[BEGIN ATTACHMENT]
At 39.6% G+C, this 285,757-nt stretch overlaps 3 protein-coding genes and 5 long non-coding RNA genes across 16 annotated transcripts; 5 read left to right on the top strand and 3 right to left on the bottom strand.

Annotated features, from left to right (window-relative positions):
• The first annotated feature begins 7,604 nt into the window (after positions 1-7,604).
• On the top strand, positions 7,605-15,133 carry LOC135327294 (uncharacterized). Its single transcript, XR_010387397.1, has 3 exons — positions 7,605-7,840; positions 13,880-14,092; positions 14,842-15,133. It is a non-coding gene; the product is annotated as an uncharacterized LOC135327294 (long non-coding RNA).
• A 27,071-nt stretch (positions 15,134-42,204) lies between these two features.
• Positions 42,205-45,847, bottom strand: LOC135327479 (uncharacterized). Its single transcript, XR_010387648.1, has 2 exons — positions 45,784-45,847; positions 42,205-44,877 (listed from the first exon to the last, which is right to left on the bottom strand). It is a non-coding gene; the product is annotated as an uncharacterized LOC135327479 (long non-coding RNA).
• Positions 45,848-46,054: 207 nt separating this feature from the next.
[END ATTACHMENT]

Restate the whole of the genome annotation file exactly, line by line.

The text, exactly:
At 39.6% G+C, this 285,757-nt stretch overlaps 3 protein-coding genes and 5 long non-coding RNA genes across 16 annotated transcripts; 5 read left to right on the top strand and 3 right to left on the bottom strand.

Annotated features, from left to right (window-relative positions):
• The first annotated feature begins 7,604 nt into the window (after positions 1-7,604).
• On the top strand, positions 7,605-15,133 carry LOC135327294 (uncharacterized). Its single transcript, XR_010387397.1, has 3 exons — positions 7,605-7,840; positions 13,880-14,092; positions 14,842-15,133. It is a non-coding gene; the product is annotated as an uncharacterized LOC135327294 (long non-coding RNA).
• A 27,071-nt stretch (positions 15,134-42,204) lies between these two features.
• Positions 42,205-45,847, bottom strand: LOC135327479 (uncharacterized). Its single transcript, XR_010387648.1, has 2 exons — positions 45,784-45,847; positions 42,205-44,877 (listed from the first exon to the last, which is right to left on the bottom strand). It is a non-coding gene; the product is annotated as an uncharacterized LOC135327479 (long non-coding RNA).
• Positions 45,848-46,054: 207 nt separating this feature from the next.